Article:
Disney’s fail-proof formula for a princess movie is well known: there’s the song that serves as a grand statement of intent or desire, the undeniably evil villain, the talking animal sidekick and the love interest. But all that – mostly – goes out the window with Raya And The Last Dragon, the entertainment conglomerate’s first new original (read: non-sequel) animated film since 2016’s Moana.
Raya (voiced by Kelly Marie Tran, who rose to fame as Rose Tico in Star Wars: The Last Jedi) is a warrior princess who sets off across the post-apocalyptic fantasy world of Kumandra, which is allegedly inspired by Southeast Asian culture. She’s on a quest to collect shards of a magical dragon gem from the five feuding clans in order to restore Kumandra to its former glory. Along the way, she unwittingly gathers a ragtag team of supporting characters, including goofy water dragon Sisu (Awkwafina), all the while hunted by a nemesis princess named Namaari (Gemma Chan).
There’s also something about Sisu’s dragon siblings, another thing about soul-stealing purple monsters called the Drunn, and, oh, about 500 years of history between the various clans. All that is explored in detail during the film’s very lengthy prologue, which is told beautifully with animation that draws from wayang kulit puppet theatre. But at the end of the day, it’s still just exposition – exposition that directors Don Hall and Carlos López Estrada spend a notable amount of the movie’s runtime on.
When Raya finally gets into the meat of the plot, it feels stifled due to the almost episodic story structure. The film falls into a rhythm: viewers are introduced to a new clan, Raya faces a small obstacle but gains a new ally, Sisu messes up somehow, the group face a big obstacle, but eventually get the gem shard and scarper for the next land. Rinse and repeat.
At worst, the structure feels akin to cherry-picking and mashing together key episodes from a long-running television series – which Raya could have been, given the sheer amount of worldbuilding that has gone into it. The film feels like a mini-series that you binge once and forget about (and its premiere on Disney+ won’t help matters). The clumsy, constant resets that Raya’s story is forced to undergo kill any momentum that has been built and undermine the film’s climax.
There’s also a problem with the movie’s tone. Raya And The Last Dragon wants to be a serious story about how terrible and selfish humans can be when we don’t trust one another, but that gets lost buried under the disproportionate levels of comic relief. The film uses comedy as a way to familiarise the audience with the increasingly farcical number of supporting characters, but due to the sheer number of them, Raya comes across more like an extended joke with plot points sprinkled between.
The worst offender is Awkwafina’s corny and awkward character, the water dragon Sisu. It’s obvious the filmmakers had hoped for Sisu to enter the Disney sidekick hall of fame alongside greats like Mushu, Hades and Genie – but the character falls woefully short. While the actress has proven that she can be a gifted comic actor (and a good dramatic one as well, as The Farewell showed), but when it comes to improv, she’s no Eddie Murphy, no James Wood and certainly no Robin Williams.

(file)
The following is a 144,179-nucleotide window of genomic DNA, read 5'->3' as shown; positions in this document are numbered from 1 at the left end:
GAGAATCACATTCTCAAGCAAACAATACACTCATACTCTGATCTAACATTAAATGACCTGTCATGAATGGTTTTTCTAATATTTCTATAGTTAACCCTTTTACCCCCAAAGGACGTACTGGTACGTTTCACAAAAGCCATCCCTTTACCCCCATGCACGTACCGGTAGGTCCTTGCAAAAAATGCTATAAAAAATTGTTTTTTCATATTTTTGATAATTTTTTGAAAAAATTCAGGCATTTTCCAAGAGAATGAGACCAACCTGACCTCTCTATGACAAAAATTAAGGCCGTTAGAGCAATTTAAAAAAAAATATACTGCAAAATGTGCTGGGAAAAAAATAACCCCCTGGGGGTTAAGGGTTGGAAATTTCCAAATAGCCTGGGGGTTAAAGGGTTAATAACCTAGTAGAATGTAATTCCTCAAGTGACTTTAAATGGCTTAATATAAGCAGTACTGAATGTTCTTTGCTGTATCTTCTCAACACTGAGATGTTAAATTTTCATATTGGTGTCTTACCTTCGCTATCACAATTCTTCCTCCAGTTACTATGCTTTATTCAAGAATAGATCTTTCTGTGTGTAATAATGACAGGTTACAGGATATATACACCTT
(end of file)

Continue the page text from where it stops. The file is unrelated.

In trying to emulate the success of the Disney Renaissance, Raya also carries over the tonal inconsistencies of those films. But without a strong enough story nor a comedic actor that can pull off this very specific brand of improv, Sisu comes off as a joke machine that’s there to banter with the protagonist when there’s a lull. What Raya truly needed was a relief from comedy.
On the other hand, Sisu is a nice nod to general East Asian mythology, where dragons are creatures of water and not fire. But that’s the thing: the references only scratch the surface. There are cultural touchstones here and there, like when Raya’s tribe welcomes other clans by playing the gamelan, or when our heroine wields a keris and Arnis sticks instead of a sword. But there’s nothing connecting the supposed Southeast Asian influences to the events of the movie, which can be attributed to the fact that the film is set in a made-up fantasy world (unlike Coco or Moana). Ultimately, it feels like inconsequential set dressing: very pretty, but not to be confused for representation or diversity.
And speaking of prettiness – Raya’s saving grace is its undeniably gorgeous animation. From the photorealistic water effects and breathtaking landscapes to the intricate outfits and captivating colour palette, every frame is a feast for the eyes. The standouts are the mouth-watering shots of different foods, from tom yum-inspired stew to shrimp congee. Raya also thankfully steps away from the overly child-like character design of more recent Disney films – unlike Anna or Elsa, Raya and Namaari actually look like young adults.
The voice actors (in spite of the casting controversy) must be given their due as well, especially Tran and Chan, who voice the protagonist/antagonist duo and share the burden of giving the film some semblance of emotional weight. Their characters also receive the most memorable moments in the film: three thrilling hand-to-hand combat fight scenes that earmark their intertwining internal journeys.
For better or for worse, Raya And The Last Dragon is not your traditional Disney princess story. It ambitiously tries to subvert those tropes by going against the grain with a dark narrative about human mortality and selfishness. But the film forgets storytelling fundamentals, instead jumping the gun with a mishmash of influences that leads to an uneven plot and unsatisfying finale.
- Director: Carlos López Estrada, Don Hall
- Starring: Kelly Marie Tran, Awkwafina, Gemma Chan
- Release date: March 5 (Disney+ and in cinemas)